Dual Booting Ubuntu and Windows on Surface Pro 3

2015-03-03 00:00:00 +0000

Dual Booting Ubuntu and Windows on Surface Pro 3

As part of my PhD I was generously given a brand new Microsoft Surface Pro 3. Unfortunately, as I have been an Ubuntu user for the better part of a decade, using Windows again was a less than optimal experience. Having read many blog posts about the Surface 3 hardware not being supported by the current Ubuntu kernel I resolved to wait and battle on with Windows 8.1. However, after a sever bout of yak shaving I managed to get the latest 15.04 beta 2 working (mostly).

Back the hell up!

Before you attempt this with your own shiney Surface Pro 3 (SP3) I highly, strongly, emphatically recommend that you grab a 8Gb USB thumb drive and make a Windows recovery disk (via Search > “Create a recovery drive”). The SP3 does have its own recovery partition, however to get the dual boot working you are going to be messing with partition tables and it is a really good idea to have a stand alone recovery option in case everything goes to hell. Also, as always, back up your personal files. They should be safe with the repartitioning, but you never know. You have been warned!

Get bootin’

I set up the dual boot by following this very informative, and well illustrated, blog post from David Elner. However, there were a few key differences.

  1. I used the latest 15.04 Beta 2 build of Ubuntu Gnome instead of the the vanilla 14.10 Ubuntu David used. 15.04 is based on on the 3.18 kernel and was hoping this would provide some performance improvements. I prefer Gnome as a desktop environment and it also has multi-touch features for tablets. This is just a preference and when Ubuntu Touch is released for general hardware that may take over as the default.
  2. I did not install the wifi and keyboard drivers as the ones David used were designed for the 3.17 kernel. However, I found that with 15.04 the wifi and keyboard are working fine. The touch pad doesn’t work but as it is possibly the worst touch pad I have ever used I didn’t see that as much of an issue.
  3. I did not install rEFInd or mess about with any of the EFI signing. It is not required to make the dual boot work and I am fine with the red screen of doom that awaits any sole who dares disable secure boot!
  4. I changed the default boot OS in grub so that if I boot the SP3 without a keyboard attached it will boot into Windows. This is because, at the moment, Gnomes tablet support is a bit basic (but it will be getting better).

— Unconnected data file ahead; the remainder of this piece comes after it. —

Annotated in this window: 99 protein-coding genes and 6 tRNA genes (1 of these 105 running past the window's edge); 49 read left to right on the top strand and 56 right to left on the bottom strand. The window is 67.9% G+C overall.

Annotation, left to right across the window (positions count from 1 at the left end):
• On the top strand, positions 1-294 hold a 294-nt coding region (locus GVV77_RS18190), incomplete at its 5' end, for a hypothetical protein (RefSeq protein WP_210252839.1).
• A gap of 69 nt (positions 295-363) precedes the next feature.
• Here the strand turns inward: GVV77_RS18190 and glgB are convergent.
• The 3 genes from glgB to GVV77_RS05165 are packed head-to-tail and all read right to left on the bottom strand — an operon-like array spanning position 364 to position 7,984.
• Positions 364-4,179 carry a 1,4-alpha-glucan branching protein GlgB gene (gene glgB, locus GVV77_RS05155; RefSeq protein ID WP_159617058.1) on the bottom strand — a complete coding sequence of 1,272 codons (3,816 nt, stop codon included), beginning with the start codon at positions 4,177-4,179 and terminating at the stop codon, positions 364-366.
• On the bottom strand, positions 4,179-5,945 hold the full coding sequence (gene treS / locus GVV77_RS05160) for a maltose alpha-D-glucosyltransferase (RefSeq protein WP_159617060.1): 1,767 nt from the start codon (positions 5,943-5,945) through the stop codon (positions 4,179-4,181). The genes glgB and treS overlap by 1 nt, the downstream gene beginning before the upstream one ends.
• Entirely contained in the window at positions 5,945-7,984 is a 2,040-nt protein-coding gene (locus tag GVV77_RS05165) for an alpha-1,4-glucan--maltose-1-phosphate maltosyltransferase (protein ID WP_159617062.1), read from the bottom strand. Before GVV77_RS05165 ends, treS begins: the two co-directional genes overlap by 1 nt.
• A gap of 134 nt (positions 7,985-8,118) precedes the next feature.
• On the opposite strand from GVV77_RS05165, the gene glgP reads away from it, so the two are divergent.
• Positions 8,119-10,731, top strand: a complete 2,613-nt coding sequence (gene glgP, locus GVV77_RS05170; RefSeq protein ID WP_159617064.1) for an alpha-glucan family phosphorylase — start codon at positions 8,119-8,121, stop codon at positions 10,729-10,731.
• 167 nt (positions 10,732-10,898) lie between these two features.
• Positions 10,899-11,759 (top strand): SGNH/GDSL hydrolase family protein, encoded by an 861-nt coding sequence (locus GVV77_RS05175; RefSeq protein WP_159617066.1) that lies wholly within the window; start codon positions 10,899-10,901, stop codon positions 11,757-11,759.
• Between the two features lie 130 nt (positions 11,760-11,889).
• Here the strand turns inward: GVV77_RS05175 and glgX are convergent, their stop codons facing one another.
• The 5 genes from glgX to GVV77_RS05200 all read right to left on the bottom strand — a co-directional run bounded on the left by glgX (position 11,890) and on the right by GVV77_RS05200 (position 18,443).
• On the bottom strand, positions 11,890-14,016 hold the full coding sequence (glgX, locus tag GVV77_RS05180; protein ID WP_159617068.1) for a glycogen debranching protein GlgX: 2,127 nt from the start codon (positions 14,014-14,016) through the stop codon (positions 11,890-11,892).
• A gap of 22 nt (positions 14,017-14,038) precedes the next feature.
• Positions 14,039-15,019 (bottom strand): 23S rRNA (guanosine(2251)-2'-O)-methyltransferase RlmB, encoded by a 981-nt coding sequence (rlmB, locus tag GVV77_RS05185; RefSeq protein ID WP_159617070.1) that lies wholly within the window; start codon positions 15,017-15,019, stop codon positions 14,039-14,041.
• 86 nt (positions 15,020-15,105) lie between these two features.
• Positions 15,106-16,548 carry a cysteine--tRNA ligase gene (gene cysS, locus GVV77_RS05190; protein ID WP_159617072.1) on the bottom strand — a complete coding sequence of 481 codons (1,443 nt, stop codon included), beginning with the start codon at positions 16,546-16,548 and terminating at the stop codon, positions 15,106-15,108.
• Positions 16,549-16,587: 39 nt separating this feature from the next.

The end result

So after all of the above I have working Ubuntu install on my SP3:

So that’s it. Other users have reported fun and games with Windows overwriting grub and have resorted to putting their boot partition on an MicroSD card. I haven’t had this problem yet but it is early days. In the near future I will attempt to run the latest mainline kernel builds (3.19 and 4.0) to see if they get the touchpad working, but at the moment I am very happy with the outcome and my SP3 is now a viable work computer (even if it is still a bit of a toasterfridge)

Installing Microsoft Azure Command Line Tools on Ubuntu

2014-12-01 00:00:00 +0000

Install Microsoft Azure tools on Ubuntu 14.04

As part of my MRes I am using Microsoft’s Azure cloud platform. I was pleasantly surprised to see that Microsoft provide Linux support for Azure and SDK’s for a lot of programming languages. However I hit a few bumps getting the command line tools installed due to some quirks with Ubuntu.

The easiest way to get the Azure CLI is to use the Node.js package manager npm:

$ sudo apt-get install nodejs
$ sudo apt-get install npm

This should all work fine and then you can simply install the Azure CLI using the command below:

$ npm install azure-cli -g

Now on other Linux distros this may work fine. However on Ubuntu 14.04 there was an issue due to the fact that Azure CLI calls Node.js using the node command and on Ubuntu it is called nodejs. As a result you get the error below when you call azure:

/usr/bin/env: node: No such file or directory

To fix this, use the command below to tell Ubuntu that when any program calls node it really means nodejs:

$ sudo update-alternatives --install /usr/bin/node nodejs /usr/bin/nodejs 100

You should now be able to call azure and all its functions!

EuroVision Sweepstakes Python Application

2014-05-11 00:00:00 +0000

EuroVision Sweepstake Python Application

Every year I use the great sonic festival that is EuroVision as an excuse to get my friends together and have a laugh. In an effort to make things more interesting I run a sweepstake, every one chips in a few pounds and the countries in the final are divided evenly between the group, with whoever was allotted the winning country taking home the pot.

The allocation of countries originally took the form of the tried and tested “paper in a hat” method. However, now that I am computer science student, I thought there must be a way to do this more efficiently. Also my printer is broken and I didn’t want to write all the counties on a piece of paper. I had been looking for an excuse to learn Python and web frameworks so put together a simple application that assigns countries from the EuroVision Final to a list of user supplied people. This currently uses Flask as the web framework to make a simple web interface that people on the local network can log onto and see which countries they have been assigned. It is open source and up on Github.

Some features I want to add in the future are:

If anyone wants to contribute I would be very grateful!